Getting on top of the 07 Draft Curriculum (4)
By Kelvin Smythe
At last, something of utility – the overview of the curriculum areas, but first I want to consider the achievement objectives, and some of the statements leading up to them
In this posting I will consider the achievement objectives and some of the statements leading up to them, but not the overview of the curriculum areas. The next posting (5) will consider this overview and suggest it has some utility. This posting argues that the listings of achievement objectives in the 07 curriculum is an improvement on the previous curriculum, but the problem with graded progressions outlined in an earlier posting (2) still remains, as does the numbing effect of the technocratic language in both the listings and explanations. And once again, as for values, the writers just won’t let go, the same ideas are returned to time after time. The result is the same, bewilderment and confusion.
I will jump over the overview of the curriculum areas to page 24, headed ‘Effective Pedagogy’. This is neither an effective description of effective pedagogy or effective communication; it is a bland use of education abstractions signifying nothing to teachers. If curriculum writers have something to say, then say it straight, teachers deserve nothing short of that.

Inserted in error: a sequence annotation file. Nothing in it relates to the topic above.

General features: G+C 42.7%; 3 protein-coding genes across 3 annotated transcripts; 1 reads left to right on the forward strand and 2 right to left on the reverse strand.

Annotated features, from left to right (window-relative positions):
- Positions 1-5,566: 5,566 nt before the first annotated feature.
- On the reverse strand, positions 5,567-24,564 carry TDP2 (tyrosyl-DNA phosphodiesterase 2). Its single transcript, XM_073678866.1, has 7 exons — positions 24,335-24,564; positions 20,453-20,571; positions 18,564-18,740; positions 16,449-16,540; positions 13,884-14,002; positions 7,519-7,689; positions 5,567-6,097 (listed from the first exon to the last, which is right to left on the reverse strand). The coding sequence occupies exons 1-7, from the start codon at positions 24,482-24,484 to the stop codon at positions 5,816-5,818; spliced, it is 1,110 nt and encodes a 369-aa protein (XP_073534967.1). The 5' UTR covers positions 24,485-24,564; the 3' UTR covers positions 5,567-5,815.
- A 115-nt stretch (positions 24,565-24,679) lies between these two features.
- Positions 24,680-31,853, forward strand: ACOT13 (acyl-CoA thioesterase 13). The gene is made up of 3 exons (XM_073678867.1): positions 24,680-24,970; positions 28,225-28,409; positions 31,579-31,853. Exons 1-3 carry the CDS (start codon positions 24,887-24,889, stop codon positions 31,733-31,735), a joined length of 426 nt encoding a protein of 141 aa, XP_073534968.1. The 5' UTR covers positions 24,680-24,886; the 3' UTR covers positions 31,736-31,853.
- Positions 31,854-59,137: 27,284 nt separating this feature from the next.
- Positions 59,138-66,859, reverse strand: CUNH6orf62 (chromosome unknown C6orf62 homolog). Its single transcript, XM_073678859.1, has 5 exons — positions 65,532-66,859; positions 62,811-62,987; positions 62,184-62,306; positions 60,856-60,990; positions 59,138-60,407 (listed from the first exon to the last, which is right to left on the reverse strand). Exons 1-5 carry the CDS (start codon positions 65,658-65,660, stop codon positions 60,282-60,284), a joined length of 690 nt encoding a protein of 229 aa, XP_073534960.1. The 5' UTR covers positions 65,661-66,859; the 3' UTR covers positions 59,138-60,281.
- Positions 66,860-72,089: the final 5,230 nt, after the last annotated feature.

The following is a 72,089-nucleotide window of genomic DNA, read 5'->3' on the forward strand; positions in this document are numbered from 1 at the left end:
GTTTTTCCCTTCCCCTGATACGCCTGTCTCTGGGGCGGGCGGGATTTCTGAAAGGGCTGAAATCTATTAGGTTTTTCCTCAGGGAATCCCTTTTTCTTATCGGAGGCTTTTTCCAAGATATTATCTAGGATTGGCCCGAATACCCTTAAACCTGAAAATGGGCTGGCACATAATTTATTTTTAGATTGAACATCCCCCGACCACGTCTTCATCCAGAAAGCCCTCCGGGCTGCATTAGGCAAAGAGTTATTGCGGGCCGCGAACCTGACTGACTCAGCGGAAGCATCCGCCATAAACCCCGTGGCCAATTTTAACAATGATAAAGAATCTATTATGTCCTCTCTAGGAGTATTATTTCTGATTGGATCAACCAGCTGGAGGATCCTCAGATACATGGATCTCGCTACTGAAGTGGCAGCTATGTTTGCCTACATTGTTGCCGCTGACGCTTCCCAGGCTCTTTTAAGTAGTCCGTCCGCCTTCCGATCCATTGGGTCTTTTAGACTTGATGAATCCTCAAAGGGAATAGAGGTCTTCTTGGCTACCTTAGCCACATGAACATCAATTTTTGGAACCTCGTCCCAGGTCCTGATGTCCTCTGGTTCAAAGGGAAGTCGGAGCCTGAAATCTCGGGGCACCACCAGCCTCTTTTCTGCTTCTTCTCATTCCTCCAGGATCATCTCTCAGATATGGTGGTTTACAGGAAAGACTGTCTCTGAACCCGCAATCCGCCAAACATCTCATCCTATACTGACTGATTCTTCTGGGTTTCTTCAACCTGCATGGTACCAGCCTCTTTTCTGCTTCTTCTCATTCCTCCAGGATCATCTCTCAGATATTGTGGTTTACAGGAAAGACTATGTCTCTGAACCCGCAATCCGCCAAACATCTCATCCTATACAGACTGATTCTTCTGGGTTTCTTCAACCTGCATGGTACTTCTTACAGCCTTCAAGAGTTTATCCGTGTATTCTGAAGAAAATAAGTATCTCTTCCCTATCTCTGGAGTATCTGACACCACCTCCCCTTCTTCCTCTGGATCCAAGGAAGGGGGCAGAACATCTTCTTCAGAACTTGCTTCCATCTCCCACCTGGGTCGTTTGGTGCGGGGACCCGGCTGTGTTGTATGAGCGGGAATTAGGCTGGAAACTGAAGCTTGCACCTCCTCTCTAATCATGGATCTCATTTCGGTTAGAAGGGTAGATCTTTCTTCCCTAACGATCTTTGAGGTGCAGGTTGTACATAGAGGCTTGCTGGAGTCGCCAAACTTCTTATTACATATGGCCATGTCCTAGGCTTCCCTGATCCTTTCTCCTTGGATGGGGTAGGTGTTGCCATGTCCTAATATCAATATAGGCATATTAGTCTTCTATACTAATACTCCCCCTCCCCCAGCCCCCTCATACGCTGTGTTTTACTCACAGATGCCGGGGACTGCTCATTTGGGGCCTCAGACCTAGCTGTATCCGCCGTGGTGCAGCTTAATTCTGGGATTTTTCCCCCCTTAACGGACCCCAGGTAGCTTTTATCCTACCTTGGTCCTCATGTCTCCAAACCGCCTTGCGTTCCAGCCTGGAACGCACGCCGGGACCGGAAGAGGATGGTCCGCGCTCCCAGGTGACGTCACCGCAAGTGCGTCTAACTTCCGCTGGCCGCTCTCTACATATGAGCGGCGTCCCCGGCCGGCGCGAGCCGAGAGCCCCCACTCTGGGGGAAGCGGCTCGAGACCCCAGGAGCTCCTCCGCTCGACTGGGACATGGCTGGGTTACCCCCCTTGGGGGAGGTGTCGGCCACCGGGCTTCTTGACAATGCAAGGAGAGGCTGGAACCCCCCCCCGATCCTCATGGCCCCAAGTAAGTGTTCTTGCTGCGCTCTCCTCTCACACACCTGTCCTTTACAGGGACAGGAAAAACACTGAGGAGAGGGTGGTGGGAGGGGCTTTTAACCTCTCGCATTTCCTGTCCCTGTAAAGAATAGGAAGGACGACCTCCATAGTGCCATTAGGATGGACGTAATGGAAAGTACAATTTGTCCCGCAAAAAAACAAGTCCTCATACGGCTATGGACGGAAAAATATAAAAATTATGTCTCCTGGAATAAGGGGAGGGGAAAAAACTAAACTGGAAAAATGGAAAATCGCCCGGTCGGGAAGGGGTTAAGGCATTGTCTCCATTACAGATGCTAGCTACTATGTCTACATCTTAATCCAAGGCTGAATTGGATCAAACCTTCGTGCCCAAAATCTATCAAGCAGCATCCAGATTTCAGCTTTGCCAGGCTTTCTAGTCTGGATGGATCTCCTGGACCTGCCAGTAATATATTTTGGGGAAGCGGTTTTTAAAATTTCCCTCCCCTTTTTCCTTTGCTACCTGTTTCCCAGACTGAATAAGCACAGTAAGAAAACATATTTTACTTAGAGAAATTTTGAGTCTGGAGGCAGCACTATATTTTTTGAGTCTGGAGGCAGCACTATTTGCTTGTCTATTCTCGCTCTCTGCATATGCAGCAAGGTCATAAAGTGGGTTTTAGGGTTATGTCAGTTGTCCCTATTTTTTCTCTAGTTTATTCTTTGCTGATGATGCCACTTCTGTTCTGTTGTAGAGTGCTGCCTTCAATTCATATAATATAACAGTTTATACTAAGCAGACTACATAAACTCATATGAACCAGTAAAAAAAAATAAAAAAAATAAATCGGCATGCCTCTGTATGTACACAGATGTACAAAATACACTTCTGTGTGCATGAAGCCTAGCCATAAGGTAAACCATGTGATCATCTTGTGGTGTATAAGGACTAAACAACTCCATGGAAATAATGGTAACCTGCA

Designing a School Curriculum (p.26) has one brilliant paragraph, which schools have already latched onto: ‘Different schools will organise their learning programmes in different ways’ and it proceeds to set out some of those ways. This paragraph will be something of a saving grace for the implementation of the curriculum. Well done! Then everything, from my point of view, turns to custard. The writers say the curriculum lends itself to themes, and suggest: Sustainability; Citizenship; Enterprise; Globalisation; and, Critical literacies. I dislike broad themes like this, they encourage abstract studies focused on adult-style outcomes. They squeeze out more child-centred approaches based, say, on a group of people, the arts, or the local natural environment. But a closer look at the description of the themes makes this problematic approach even worse. If you must have themes, I suppose ‘Sustainability’, and ‘Citizenship’ pass muster. However, then ‘Enterprise’ is described – it is not about showing enterprise in something artistic or altruistic’ – Oh no! – it is about being (you guessed it) entrepreneurial and running a business. ‘Globalisation’ is then described. Apparently, it is not a geometrical globe, because the only example given is Asia. There is a good case for giving attention to Asia, ranging from the economic to the cultural, but you sense the economic case is the reason for the example being put forward. After all, ‘globalisation’ is an economics term. But hold on, here is the curriculum suggesting globalisation as a theme, while in the social studies overview (p.22) it is made very clear that ‘the focus of the curriculum is on New Zealand’. ‘Critical literacies’ is then described. The example given ‘is financial literacy in which students build personal financial capability so that they are able to contribute to New Zealand’s future economic well-being’. For goodness sake! Bring on KiwiSaver and drop this overboard. Look, I don’t mind a bit of this kind of stuff, but this is too much. How about political literacy, or artistic literacy, or scientific literacy, or mathematics literacy contributing to New Zealand’s well-being? How are we letting them get away with this kind of imbalance?